Ashley let out a low growl. “Nothing about possession is supposed to be nice.” She suddenly felt a wave of sadness wash over her. All her years trying to find a way out of Hell, only to be wasted on this useless flesh bag. Tears sprang to her eyes unbidden. I might be the most useless demon in the world.

     Ashley’s thoughts echoed through Ken’s head and he couldn’t help but chuckle.

     “What’s so funny?!” Ashley snapped.

     “Well, see, that’s the depression talking. It’s funny to see it from the outside for once.”

     He’s laughing at you because you’re a pathetic excuse for a demonic entity. He’d be more frightened of a newborn than you.

     “I’m really not saying that.” Ken stifled another laugh. For the first time in years, he wasn’t the victim of his own consciousness, and it felt great. A weight had been lifted from him the second the demon stepped in.

     “What have you done to my mind, mortal?!”

     “Well, it’s not what I’ve done, is it?”

Ashley tried to growl at him, but it came out as a whimper.

“Ease up a bit.” Ken had never been so care-free. “Like I said, that’s just depression. Apparently, it’s attached to my brain, which you currently inhabit.”

     “Fuck this!” screamed Ashley.

     “You could try exercising; the doctors say that might help! Or maybe pick up a new hobby.” Ken couldn’t help it, he burst out laughing. All the idiotic solutions people had proposed came rushing back to him. He would have felt bad, but she was a demon after all, right?

     A horrible, crushing weight constricted on Ashley’s new chest and she sat down, propping her back up against a tombstone. Tears were running down her cheeks in wide rivers. “I’m from Hell, but damn. Do you ever get used to this?” she asked, feeling a rare moment of vulnerability.

     “Ehhhh,” ken hesitated. “Not really, no, but sometimes it’s less horrible than others.”

     Ashley thought about it. She had been in the mortal’s body for under a minute and had never felt worse. “Screw it.” She coiled her ethereal legs and sprang out, landing back in her demon form on the cemetery path.

     Ken was thrown violently back into his body, nearly keeling over from the impact. Standing before him was a horrible winged creature with jet black eyes and horns to match. She turned towards him and opened her mouth, revealing hundreds of pointed, white teeth. “Well, doesn’t that feel better?” She stretched muscled limbs and they cracked horribly, echoing off the graves. “I’m going to do you a kindness, mortal.” She crouched, ready to pounce and widened her mouth.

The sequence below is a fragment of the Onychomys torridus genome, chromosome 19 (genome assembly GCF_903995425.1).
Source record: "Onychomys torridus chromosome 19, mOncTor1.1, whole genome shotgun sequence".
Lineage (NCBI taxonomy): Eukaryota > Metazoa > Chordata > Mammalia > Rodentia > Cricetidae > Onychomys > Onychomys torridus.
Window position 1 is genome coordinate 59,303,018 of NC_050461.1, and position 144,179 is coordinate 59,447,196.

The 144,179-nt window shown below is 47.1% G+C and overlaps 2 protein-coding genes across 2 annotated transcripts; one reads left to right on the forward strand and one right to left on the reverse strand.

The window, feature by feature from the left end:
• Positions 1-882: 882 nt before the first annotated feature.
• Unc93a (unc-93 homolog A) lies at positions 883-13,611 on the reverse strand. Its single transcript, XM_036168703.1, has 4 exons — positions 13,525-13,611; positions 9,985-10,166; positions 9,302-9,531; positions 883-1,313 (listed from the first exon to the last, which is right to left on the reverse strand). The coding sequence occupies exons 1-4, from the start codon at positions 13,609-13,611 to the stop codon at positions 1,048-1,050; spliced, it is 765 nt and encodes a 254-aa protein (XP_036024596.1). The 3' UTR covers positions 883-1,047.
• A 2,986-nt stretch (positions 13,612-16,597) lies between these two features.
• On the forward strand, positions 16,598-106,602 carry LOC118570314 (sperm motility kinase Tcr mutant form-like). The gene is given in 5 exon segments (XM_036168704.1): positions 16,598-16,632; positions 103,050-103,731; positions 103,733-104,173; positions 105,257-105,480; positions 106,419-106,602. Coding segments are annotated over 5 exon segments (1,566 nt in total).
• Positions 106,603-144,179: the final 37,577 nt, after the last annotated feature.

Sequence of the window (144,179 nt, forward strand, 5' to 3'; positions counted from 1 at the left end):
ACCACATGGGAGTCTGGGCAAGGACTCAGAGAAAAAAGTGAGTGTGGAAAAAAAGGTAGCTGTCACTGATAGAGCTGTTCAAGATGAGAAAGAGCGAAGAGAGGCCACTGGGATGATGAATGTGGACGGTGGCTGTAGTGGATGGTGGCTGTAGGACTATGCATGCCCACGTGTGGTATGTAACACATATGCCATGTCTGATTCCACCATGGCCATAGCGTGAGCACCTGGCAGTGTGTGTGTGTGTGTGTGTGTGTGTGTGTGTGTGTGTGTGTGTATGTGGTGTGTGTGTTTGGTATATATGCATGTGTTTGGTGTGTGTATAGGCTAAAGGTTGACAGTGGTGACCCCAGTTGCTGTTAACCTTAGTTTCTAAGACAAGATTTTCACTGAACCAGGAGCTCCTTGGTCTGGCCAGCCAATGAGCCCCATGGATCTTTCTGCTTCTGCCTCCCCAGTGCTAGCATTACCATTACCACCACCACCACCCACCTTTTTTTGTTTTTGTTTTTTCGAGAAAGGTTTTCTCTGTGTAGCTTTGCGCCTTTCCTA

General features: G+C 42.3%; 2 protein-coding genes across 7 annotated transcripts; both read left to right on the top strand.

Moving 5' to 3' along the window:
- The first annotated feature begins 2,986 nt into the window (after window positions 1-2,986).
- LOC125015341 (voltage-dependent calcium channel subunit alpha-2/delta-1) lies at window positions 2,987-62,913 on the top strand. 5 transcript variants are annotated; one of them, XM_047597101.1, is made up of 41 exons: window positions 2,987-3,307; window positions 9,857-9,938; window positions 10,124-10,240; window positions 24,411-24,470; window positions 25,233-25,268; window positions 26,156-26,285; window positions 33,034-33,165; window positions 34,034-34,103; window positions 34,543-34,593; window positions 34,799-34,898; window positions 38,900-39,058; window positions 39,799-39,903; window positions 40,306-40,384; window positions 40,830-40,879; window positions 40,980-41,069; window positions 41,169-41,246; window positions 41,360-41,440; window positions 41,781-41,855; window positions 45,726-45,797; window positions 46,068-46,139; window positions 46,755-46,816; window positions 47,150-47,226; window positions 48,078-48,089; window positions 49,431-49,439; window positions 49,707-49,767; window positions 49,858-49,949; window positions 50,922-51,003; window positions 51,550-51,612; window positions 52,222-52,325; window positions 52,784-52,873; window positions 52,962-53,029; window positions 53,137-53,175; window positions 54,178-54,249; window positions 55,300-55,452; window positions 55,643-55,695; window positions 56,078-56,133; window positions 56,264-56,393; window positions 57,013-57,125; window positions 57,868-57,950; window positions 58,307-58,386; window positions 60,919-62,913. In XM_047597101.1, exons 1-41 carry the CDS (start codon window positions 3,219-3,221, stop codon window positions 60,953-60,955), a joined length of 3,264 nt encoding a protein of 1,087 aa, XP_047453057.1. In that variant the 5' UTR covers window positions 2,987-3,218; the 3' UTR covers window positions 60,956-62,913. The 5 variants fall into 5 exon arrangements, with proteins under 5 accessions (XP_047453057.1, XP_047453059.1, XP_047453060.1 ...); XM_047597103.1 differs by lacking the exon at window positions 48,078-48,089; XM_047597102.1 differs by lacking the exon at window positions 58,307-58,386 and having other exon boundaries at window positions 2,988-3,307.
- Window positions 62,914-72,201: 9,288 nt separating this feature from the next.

“Sorry miss,” came a voice from the side, “but I don’t believe you have a license to be on this plane.” The deafening roar of a shotgun blast cut through the quiet cemetery.

     Ken watched as the demon was shredded by a hundred pellets that burned anything they touched. Black gook sprayed him, leaving a clear impression of his silhouette on the gravestone behind him. He looked to his left and saw a man dressed in all black cleaning a triple-barrel shotgun.

     “Sorry about that.” The man tipped his black hat politely. “Good job getting her out though. Father,” he motioned to another man who was cowering behind a mausoleum a few hundred feet away. “Good news, no exorcisms needed today.”

     A shaking man in priest’s robes stepped out crossing himself.

     The other man put his shotgun in a leather holster and brushed what was left of Ashley off his coat. “This one could probably use tending to though.” He tipped his head toward Ken.

     The priest nodded and bustled over. “Why don’t we get you cleaned up, my boy? Come inside.”

     “T-thanks,” Ken managed, still in shock.

     The priest wrapped an arm around his shoulder and together they walked toward the church. Despite it all, Ken had one thought: I miss her already.

Take Me to Your Leader

Every month, members of my Patreon submit short story topics for me to write. Last month, a friend of mine had a very intriguing prompt about the Area 51 raid that garnered the most votes. I hope you enjoy it!

Original Prompt: ” Hundreds of thousands of people gather to storm the gates of Area 51, meanwhile, the ringleaders of the whole ordeal are using it as a distraction for something else… ”

Take Me to Your Leader

Suggested by: Check541

A loud bass-heavy beat thumped across the temperate night air of the Nevada desert. Mitch and his associates looked out from behind their clutch of rocks in disbelief. Technicolor lights shot into the sky and occasionally a crowd cheered over the slight wind that had picked up. Meanwhile, the blinking, barbed-wire perimeter of Area 51 was dead silent.

     The three of them had sat and watched all day as guards patrolled the exterior, stacking up towards the music festival that had congregated mere miles from the facility’s gate. Whatever they had said publicly, it was clear the guards were ready for a crowd of fanatics to swarm the installation at any time. All this from a poorly worded Facebook invite, thought Mitch. Things had progressed so rapidly that he hadn’t had time to bask in their success.